Judd Peterson had a goal and an assist in Saturday’s scrimmage. ©2016, Dan Hickling, Olean Times Herald

Prospect Judd Peterson could be back in Sabres’ plans

BUFFALO – Technically, Judd Peterson still belonged to the Sabres, but the NHL club wasn’t too interested in evaluating the St. Cloud State University forward.

Just a year ago, Peterson appeared to have no future with the organization that had drafted him out of high school in the seventh round, 204th overall, in 2012.

After participating in two development camps run by the team’s old regime, Peterson, 22, wasn’t invited back in 2014 or 2015 by general manager Tim Murray’s crew.

“You come out here your first two years and don’t get invited back, in a way, it’s kind of embarrassing, you know?” Peterson said Saturday after starring in the Blue and Gold development camp scrimmage inside HarborCenter. “You don’t want to be drafted and then don’t even get a shot.”

So Peterson, who had lost his confidence, said he recommitted himself and spent two summers working toward getting back on Buffalo’s radar.

“They finally gave me an opportunity,” he said.

Actually, Peterson earned his opportunity.

Following a disappointing four-goal, seven-point freshman campaign in 2014-15 – “I just wasn’t producing, I wasn’t doing anything,” he said – Peterson hit the five-goal mark in his fifth game last season.

Peterson said he stopped overthinking and began playing more instinctively and skating. The scorching start helped his confidence balloon. He finished with 16 goals and 23 points in 38 contests.

“That was a good part of what people have been waiting to see from Judd from the last few years,” St. Cloud coach Bob Motzko said. “He really put himself back on the radar.”

Early in Saturday’s scrimmage before about 1,600 fans, Peterson ignited Team Blue’s 5-3 win, setting up Nick Baptiste’s opening goal with a quick pass in the slot before burying a rebound to make it 2-0.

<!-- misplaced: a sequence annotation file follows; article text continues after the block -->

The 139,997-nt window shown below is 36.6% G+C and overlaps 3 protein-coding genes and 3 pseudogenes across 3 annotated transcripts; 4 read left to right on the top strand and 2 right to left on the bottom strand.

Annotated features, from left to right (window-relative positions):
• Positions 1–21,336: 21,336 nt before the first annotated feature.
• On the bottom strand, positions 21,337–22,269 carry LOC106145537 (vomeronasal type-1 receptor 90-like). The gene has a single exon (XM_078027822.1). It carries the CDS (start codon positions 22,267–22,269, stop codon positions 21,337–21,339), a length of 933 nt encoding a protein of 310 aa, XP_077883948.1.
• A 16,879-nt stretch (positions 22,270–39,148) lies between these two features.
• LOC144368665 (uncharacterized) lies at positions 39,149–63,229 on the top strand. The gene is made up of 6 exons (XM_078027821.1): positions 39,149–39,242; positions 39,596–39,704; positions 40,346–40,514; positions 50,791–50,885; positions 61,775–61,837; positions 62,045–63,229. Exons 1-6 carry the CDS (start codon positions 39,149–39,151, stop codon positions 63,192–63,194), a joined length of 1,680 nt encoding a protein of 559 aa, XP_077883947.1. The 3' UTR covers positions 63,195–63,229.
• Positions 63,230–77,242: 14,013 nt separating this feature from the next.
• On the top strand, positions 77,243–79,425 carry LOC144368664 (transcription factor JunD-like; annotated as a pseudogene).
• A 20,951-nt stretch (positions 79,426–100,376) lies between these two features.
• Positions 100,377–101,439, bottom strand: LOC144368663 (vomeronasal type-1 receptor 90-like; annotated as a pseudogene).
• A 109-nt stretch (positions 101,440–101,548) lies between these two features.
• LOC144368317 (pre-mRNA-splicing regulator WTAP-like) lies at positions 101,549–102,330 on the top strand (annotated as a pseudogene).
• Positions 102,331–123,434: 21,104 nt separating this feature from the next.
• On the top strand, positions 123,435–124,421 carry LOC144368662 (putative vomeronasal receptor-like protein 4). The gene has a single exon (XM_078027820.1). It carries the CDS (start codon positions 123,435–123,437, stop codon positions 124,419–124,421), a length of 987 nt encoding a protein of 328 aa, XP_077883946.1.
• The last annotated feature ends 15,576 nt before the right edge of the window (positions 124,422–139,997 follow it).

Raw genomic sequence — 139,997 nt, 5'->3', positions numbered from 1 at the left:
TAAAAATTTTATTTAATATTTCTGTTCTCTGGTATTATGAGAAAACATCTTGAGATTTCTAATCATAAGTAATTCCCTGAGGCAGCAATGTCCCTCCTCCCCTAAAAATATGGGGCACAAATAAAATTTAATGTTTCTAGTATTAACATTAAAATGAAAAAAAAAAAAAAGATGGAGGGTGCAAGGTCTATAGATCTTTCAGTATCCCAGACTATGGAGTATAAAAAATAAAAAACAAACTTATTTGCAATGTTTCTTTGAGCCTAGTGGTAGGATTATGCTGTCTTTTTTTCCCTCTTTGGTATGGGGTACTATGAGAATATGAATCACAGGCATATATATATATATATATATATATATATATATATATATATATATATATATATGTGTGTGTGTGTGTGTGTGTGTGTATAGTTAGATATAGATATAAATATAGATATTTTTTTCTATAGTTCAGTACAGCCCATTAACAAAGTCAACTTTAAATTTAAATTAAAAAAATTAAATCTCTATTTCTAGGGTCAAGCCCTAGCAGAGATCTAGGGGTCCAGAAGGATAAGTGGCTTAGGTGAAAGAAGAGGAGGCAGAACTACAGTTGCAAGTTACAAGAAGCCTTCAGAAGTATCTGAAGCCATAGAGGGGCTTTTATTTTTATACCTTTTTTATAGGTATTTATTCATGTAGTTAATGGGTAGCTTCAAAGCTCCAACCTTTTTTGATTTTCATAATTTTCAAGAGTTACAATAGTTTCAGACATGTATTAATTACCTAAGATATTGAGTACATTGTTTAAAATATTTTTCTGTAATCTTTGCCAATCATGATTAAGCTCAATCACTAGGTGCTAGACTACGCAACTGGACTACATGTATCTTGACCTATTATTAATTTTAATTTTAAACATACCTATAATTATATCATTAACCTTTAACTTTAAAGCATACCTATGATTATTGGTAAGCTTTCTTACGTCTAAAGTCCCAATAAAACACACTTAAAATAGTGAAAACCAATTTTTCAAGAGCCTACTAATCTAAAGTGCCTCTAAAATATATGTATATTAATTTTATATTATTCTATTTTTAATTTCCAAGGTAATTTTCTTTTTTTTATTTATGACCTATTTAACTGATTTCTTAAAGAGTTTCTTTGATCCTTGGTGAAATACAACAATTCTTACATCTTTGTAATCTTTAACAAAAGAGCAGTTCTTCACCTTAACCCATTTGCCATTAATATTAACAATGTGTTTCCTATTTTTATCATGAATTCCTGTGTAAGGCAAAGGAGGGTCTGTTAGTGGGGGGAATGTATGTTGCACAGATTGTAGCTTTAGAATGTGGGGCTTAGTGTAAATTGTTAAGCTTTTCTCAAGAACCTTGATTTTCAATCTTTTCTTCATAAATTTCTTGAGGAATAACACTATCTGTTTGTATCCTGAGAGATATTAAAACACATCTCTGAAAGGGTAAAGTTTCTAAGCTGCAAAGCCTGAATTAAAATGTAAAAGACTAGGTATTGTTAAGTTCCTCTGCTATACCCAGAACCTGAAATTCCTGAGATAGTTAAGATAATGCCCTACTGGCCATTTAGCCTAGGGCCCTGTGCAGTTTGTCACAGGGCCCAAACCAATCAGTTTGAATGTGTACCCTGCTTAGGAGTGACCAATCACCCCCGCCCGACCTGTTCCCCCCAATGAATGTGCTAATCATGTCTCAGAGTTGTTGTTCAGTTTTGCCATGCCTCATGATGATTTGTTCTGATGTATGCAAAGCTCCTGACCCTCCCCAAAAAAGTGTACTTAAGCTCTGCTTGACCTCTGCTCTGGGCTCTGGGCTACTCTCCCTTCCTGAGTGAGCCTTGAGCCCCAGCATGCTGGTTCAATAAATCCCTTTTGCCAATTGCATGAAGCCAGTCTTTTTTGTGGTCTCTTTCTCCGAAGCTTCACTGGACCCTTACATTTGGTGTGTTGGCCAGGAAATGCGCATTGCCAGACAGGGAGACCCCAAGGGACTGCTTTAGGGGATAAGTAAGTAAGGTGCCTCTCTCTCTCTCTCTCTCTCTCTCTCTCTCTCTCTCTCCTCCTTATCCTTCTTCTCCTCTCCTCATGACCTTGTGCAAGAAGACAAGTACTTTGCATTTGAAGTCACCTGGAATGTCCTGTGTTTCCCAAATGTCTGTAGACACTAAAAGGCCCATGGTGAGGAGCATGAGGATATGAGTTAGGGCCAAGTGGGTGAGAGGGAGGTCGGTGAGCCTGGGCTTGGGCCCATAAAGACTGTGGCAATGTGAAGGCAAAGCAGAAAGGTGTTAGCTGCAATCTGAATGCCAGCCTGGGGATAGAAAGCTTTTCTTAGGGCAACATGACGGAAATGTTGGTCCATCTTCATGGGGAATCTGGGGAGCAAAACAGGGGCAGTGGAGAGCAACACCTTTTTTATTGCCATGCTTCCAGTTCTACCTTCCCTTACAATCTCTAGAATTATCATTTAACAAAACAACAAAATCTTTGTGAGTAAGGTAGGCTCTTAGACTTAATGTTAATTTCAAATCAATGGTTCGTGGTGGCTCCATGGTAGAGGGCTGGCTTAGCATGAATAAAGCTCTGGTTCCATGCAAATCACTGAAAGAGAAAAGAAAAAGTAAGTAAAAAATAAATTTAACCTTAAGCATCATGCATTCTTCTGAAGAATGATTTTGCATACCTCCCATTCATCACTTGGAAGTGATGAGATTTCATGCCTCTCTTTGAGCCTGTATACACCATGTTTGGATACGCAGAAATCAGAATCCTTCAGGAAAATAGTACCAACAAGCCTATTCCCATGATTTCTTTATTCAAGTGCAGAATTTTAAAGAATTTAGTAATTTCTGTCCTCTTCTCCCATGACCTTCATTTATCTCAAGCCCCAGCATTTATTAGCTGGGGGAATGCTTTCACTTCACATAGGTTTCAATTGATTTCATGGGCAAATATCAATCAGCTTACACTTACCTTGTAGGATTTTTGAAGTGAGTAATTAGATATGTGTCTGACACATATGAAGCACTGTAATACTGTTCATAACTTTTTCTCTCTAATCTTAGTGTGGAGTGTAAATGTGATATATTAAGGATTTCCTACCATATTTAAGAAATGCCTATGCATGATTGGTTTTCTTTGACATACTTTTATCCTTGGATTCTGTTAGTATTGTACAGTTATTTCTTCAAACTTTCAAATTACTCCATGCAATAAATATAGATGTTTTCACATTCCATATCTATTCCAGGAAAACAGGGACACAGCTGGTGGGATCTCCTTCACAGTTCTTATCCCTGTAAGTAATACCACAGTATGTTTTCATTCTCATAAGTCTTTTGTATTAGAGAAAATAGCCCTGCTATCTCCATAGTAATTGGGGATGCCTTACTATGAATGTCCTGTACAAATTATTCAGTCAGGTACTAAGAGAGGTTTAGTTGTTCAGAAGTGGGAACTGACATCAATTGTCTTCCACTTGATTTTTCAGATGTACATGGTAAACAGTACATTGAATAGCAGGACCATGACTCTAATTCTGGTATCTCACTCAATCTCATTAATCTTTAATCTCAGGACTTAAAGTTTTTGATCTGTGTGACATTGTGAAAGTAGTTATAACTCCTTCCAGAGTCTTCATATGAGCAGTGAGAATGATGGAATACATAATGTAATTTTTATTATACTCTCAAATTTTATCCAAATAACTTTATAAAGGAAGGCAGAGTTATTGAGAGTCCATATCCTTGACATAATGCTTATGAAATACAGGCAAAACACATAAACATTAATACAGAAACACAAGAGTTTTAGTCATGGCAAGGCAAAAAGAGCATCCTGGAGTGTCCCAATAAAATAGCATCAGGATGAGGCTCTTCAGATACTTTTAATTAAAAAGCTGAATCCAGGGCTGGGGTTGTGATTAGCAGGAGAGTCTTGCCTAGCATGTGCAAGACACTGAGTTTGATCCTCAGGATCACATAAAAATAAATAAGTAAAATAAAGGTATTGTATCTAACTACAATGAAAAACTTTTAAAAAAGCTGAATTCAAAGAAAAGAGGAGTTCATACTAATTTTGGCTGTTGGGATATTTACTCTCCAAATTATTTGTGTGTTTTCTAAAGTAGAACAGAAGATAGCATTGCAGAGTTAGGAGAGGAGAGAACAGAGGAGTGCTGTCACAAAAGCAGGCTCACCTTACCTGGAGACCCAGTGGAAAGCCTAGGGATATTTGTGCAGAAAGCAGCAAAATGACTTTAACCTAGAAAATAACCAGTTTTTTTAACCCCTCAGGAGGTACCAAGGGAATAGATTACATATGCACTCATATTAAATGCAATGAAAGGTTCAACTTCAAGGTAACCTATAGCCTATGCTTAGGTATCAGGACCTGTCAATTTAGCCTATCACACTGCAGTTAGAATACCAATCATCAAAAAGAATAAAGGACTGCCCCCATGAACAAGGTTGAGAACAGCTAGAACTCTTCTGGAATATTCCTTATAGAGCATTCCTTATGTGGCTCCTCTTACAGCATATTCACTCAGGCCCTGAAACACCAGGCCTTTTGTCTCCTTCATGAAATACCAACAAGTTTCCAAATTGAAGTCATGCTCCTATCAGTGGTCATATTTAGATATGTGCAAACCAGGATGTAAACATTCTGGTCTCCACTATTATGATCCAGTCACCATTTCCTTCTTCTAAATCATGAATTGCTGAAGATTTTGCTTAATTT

While other prospect performances might garner more attention – first-rounder Alexander Nylander wowed the crowd with three dynamic shootout goals and Williamsville’s Justin Bailey often dominated – Peterson was one of the best players on the ice.

“He did exactly what he had been doing all week – skating, he was hounding pucks, he was in on forechecks, he was in on opportunities,” said Rochester Americans coach Dan Lambert, who led Team Blue. “It was a great day for him.”

The day allowed Peterson, who played two junior seasons in the United States Hockey League before joining St. Cloud, to think positively about his future.

“You’re always thinking that, ‘What if in a couple years I’m in this organization playing in Rochester or Buffalo?’” he said.

Seventh-round picks, of course, are longshots to make the NHL. The last one to play for the Sabres was winger Mark Mancari, a 2004 selection good enough to receive 36 games.

But if Peterson keeps improving, the Sabres might sign him someday. He possesses notable speed and can play center or the wing (he was mostly in the middle last season). He also kills penalties and skates on the power play.

Motzko said Peterson morphed from a “one-way forward” into a two-way presence last season.

“You’re starting to wonder if he was going to be an offensive guy or he was going to be a defensive specialist, and last year he kind of (did) both for great stretches,” Motzko said. “The biggest thing, he had a smile on his face about his game, he played with confidence and we watched him kind of blossom into something we haven’t seen in a while.”

Nylander proved why some have said he is the most skilled player in the 2016 NHL Draft, scoring two slick penalty-shot goals – those were rewarded instead of a power play – and another nifty one in an end-of-game shootout.

The Swedish winger didn’t merely zoom down the ice and shoot; on each goal, he showcased some supremely soft hands and quick stickhandling moves.

The fans, many of whom paid $20 to see Nylander put on a show, loved every goal.

“I think I’ve been pretty good in shootouts since I’ve always been in competition in practices with my buddies or with my brother playing two-puck,” Nylander said. “I don’t know, I think I got a little lucky and it was just fun that I got all three in.”

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